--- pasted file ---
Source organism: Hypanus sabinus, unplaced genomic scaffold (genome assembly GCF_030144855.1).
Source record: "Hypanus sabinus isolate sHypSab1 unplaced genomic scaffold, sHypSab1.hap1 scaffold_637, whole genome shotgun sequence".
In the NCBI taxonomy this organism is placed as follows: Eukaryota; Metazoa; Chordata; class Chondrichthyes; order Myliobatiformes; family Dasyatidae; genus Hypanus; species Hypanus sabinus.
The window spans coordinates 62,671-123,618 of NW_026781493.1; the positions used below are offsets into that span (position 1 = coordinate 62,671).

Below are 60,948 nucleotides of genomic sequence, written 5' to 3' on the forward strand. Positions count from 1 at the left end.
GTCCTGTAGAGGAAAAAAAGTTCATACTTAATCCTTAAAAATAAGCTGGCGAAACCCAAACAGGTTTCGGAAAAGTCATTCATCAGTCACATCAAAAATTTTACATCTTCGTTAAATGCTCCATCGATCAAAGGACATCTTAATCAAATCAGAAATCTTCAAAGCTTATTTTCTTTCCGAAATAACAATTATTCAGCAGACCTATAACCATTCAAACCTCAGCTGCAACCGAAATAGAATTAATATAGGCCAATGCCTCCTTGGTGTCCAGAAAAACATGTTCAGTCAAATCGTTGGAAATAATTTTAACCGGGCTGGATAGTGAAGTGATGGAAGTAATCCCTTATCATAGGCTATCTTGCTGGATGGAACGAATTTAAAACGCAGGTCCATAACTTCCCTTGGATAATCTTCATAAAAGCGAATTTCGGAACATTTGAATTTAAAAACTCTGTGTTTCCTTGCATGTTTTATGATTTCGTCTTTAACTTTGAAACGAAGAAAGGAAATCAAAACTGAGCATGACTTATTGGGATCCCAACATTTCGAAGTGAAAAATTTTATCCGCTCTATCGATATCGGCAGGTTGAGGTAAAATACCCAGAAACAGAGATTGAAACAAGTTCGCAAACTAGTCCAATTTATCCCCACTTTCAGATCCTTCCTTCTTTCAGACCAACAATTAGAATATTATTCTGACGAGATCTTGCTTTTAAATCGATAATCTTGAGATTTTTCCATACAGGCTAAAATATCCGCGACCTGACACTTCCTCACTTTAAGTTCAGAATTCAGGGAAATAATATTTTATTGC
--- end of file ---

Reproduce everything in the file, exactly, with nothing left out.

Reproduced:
Source organism: Hypanus sabinus, unplaced genomic scaffold (genome assembly GCF_030144855.1).
Source record: "Hypanus sabinus isolate sHypSab1 unplaced genomic scaffold, sHypSab1.hap1 scaffold_637, whole genome shotgun sequence".
In the NCBI taxonomy this organism is placed as follows: Eukaryota; Metazoa; Chordata; class Chondrichthyes; order Myliobatiformes; family Dasyatidae; genus Hypanus; species Hypanus sabinus.
The window spans coordinates 62,671-123,618 of NW_026781493.1; the positions used below are offsets into that span (position 1 = coordinate 62,671).

Below are 60,948 nucleotides of genomic sequence, written 5' to 3' on the forward strand. Positions count from 1 at the left end.
GTCCTGTAGAGGAAAAAAAGTTCATACTTAATCCTTAAAAATAAGCTGGCGAAACCCAAACAGGTTTCGGAAAAGTCATTCATCAGTCACATCAAAAATTTTACATCTTCGTTAAATGCTCCATCGATCAAAGGACATCTTAATCAAATCAGAAATCTTCAAAGCTTATTTTCTTTCCGAAATAACAATTATTCAGCAGACCTATAACCATTCAAACCTCAGCTGCAACCGAAATAGAATTAATATAGGCCAATGCCTCCTTGGTGTCCAGAAAAACATGTTCAGTCAAATCGTTGGAAATAATTTTAACCGGGCTGGATAGTGAAGTGATGGAAGTAATCCCTTATCATAGGCTATCTTGCTGGATGGAACGAATTTAAAACGCAGGTCCATAACTTCCCTTGGATAATCTTCATAAAAGCGAATTTCGGAACATTTGAATTTAAAAACTCTGTGTTTCCTTGCATGTTTTATGATTTCGTCTTTAACTTTGAAACGAAGAAAGGAAATCAAAACTGAGCATGACTTATTGGGATCCCAACATTTCGAAGTGAAAAATTTTATCCGCTCTATCGATATCGGCAGGTTGAGGTAAAATACCCAGAAACAGAGATTGAAACAAGTTCGCAAACTAGTCCAATTTATCCCCACTTTCAGATCCTTCCTTCTTTCAGACCAACAATTAGAATATTATTCTGACGAGATCTTGCTTTTAAATCGATAATCTTGAGATTTTTCCATACAGGCTAAAATATCCGCGACCTGACACTTCCTCACTTTAAGTTCAGAATTCAGGGAAATAATATTTTATTGC